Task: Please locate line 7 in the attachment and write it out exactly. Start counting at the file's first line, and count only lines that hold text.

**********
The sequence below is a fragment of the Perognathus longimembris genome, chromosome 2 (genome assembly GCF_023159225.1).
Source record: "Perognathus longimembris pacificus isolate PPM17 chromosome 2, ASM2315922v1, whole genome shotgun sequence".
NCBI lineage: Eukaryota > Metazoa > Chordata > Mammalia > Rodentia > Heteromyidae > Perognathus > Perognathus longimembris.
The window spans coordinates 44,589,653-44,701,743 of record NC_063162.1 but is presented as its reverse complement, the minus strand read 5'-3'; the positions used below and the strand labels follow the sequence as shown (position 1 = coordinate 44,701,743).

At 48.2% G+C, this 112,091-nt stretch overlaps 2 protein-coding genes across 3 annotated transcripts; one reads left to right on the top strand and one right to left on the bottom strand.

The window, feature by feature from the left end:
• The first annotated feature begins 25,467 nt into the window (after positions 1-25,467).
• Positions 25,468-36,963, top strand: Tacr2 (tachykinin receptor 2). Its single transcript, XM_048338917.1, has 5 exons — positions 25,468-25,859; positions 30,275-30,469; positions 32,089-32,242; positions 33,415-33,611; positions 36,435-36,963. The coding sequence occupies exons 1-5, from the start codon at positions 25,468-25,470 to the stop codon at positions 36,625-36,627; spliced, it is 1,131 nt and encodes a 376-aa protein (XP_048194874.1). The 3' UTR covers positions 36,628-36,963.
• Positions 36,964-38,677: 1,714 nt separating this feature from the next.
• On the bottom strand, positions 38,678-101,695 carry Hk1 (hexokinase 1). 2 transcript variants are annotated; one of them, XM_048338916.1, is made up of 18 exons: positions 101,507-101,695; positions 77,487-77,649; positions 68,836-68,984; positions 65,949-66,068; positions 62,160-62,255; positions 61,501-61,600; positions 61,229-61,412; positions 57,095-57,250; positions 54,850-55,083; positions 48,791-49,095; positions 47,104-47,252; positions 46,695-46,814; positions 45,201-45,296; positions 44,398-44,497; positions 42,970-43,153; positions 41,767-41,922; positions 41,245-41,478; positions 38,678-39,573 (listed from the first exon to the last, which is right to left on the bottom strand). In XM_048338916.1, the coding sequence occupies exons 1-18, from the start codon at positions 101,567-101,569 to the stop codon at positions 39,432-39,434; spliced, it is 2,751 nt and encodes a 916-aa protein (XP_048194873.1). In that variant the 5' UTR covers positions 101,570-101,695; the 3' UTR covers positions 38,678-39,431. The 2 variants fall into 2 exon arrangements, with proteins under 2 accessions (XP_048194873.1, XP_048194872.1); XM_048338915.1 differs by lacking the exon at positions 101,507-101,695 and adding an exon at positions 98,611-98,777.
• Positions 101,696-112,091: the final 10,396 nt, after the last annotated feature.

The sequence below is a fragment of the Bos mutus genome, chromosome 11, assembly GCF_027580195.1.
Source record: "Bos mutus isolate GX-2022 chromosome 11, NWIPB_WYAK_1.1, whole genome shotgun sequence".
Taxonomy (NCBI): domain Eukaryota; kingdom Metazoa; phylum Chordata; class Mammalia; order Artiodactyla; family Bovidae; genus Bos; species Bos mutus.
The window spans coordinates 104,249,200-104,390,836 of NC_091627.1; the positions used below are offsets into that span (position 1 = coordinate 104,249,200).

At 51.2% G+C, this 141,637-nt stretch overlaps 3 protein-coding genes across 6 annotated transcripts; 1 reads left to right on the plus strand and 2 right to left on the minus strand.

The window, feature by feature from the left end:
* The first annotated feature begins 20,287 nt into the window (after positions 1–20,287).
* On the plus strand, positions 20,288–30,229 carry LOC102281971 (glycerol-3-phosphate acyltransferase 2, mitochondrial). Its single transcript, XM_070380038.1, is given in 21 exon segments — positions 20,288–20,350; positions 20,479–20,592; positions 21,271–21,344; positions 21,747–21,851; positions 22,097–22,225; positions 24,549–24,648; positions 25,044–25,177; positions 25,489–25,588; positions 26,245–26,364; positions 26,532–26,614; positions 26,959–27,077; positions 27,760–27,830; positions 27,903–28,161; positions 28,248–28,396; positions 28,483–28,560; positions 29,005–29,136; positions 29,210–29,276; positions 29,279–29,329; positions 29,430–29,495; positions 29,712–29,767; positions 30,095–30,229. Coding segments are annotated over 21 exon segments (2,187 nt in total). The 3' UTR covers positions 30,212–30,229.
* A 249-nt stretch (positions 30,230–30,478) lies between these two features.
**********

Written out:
• The first annotated feature begins 25,467 nt into the window (after positions 1-25,467).